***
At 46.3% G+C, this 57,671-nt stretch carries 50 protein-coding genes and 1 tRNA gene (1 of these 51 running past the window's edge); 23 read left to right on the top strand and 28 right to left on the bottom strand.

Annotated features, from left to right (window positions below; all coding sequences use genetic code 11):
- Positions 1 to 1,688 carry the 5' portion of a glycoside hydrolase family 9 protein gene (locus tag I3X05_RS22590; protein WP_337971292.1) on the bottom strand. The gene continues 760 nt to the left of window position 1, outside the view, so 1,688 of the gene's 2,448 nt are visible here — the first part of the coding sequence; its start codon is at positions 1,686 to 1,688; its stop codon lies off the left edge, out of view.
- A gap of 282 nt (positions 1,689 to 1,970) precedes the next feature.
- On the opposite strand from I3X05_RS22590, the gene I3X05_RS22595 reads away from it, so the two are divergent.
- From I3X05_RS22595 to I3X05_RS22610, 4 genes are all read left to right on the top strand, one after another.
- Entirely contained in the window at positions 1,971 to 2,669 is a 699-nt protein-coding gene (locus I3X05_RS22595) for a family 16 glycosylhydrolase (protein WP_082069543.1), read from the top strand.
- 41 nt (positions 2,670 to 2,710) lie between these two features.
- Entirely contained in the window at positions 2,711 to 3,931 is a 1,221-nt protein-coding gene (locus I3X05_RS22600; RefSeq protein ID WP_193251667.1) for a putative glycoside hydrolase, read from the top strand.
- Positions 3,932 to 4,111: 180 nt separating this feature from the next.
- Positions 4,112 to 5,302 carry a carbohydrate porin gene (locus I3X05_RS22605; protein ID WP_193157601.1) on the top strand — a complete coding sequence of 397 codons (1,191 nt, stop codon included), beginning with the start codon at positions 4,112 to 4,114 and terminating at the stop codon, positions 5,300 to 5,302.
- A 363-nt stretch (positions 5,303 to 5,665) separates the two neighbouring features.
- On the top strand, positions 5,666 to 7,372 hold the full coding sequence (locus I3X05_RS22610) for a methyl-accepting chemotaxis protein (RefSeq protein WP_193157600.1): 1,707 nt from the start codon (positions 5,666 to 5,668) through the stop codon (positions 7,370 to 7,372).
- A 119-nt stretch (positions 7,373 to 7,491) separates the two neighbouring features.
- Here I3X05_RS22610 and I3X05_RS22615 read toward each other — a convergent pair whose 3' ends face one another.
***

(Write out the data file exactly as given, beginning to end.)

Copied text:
At 46.3% G+C, this 57,671-nt stretch carries 50 protein-coding genes and 1 tRNA gene (1 of these 51 running past the window's edge); 23 read left to right on the top strand and 28 right to left on the bottom strand.

Annotated features, from left to right (window positions below; all coding sequences use genetic code 11):
- Positions 1 to 1,688 carry the 5' portion of a glycoside hydrolase family 9 protein gene (locus tag I3X05_RS22590; protein WP_337971292.1) on the bottom strand. The gene continues 760 nt to the left of window position 1, outside the view, so 1,688 of the gene's 2,448 nt are visible here — the first part of the coding sequence; its start codon is at positions 1,686 to 1,688; its stop codon lies off the left edge, out of view.
- A gap of 282 nt (positions 1,689 to 1,970) precedes the next feature.
- On the opposite strand from I3X05_RS22590, the gene I3X05_RS22595 reads away from it, so the two are divergent.
- From I3X05_RS22595 to I3X05_RS22610, 4 genes are all read left to right on the top strand, one after another.
- Entirely contained in the window at positions 1,971 to 2,669 is a 699-nt protein-coding gene (locus I3X05_RS22595) for a family 16 glycosylhydrolase (protein WP_082069543.1), read from the top strand.
- 41 nt (positions 2,670 to 2,710) lie between these two features.
- Entirely contained in the window at positions 2,711 to 3,931 is a 1,221-nt protein-coding gene (locus I3X05_RS22600; RefSeq protein ID WP_193251667.1) for a putative glycoside hydrolase, read from the top strand.
- Positions 3,932 to 4,111: 180 nt separating this feature from the next.
- Positions 4,112 to 5,302 carry a carbohydrate porin gene (locus I3X05_RS22605; protein ID WP_193157601.1) on the top strand — a complete coding sequence of 397 codons (1,191 nt, stop codon included), beginning with the start codon at positions 4,112 to 4,114 and terminating at the stop codon, positions 5,300 to 5,302.
- A 363-nt stretch (positions 5,303 to 5,665) separates the two neighbouring features.
- On the top strand, positions 5,666 to 7,372 hold the full coding sequence (locus I3X05_RS22610) for a methyl-accepting chemotaxis protein (RefSeq protein WP_193157600.1): 1,707 nt from the start codon (positions 5,666 to 5,668) through the stop codon (positions 7,370 to 7,372).
- A 119-nt stretch (positions 7,373 to 7,491) separates the two neighbouring features.
- Here I3X05_RS22610 and I3X05_RS22615 read toward each other — a convergent pair whose 3' ends face one another.